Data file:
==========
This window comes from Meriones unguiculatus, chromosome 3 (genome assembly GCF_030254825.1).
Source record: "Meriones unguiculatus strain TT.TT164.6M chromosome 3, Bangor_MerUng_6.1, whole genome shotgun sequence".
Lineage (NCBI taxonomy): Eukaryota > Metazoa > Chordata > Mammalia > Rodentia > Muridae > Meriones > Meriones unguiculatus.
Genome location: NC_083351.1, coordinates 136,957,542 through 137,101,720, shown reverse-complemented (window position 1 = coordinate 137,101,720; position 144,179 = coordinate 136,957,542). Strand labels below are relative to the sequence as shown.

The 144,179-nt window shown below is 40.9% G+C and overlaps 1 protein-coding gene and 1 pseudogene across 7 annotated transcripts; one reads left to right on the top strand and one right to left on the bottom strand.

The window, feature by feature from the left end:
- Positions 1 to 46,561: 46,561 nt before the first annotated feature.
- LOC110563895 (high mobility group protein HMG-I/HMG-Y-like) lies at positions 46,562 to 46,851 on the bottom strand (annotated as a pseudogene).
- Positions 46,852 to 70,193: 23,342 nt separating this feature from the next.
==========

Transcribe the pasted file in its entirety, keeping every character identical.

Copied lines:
This window comes from Meriones unguiculatus, chromosome 3 (genome assembly GCF_030254825.1).
Source record: "Meriones unguiculatus strain TT.TT164.6M chromosome 3, Bangor_MerUng_6.1, whole genome shotgun sequence".
Lineage (NCBI taxonomy): Eukaryota > Metazoa > Chordata > Mammalia > Rodentia > Muridae > Meriones > Meriones unguiculatus.
Genome location: NC_083351.1, coordinates 136,957,542 through 137,101,720, shown reverse-complemented (window position 1 = coordinate 137,101,720; position 144,179 = coordinate 136,957,542). Strand labels below are relative to the sequence as shown.

The 144,179-nt window shown below is 40.9% G+C and overlaps 1 protein-coding gene and 1 pseudogene across 7 annotated transcripts; one reads left to right on the top strand and one right to left on the bottom strand.

The window, feature by feature from the left end:
- Positions 1 to 46,561: 46,561 nt before the first annotated feature.
- LOC110563895 (high mobility group protein HMG-I/HMG-Y-like) lies at positions 46,562 to 46,851 on the bottom strand (annotated as a pseudogene).
- Positions 46,852 to 70,193: 23,342 nt separating this feature from the next.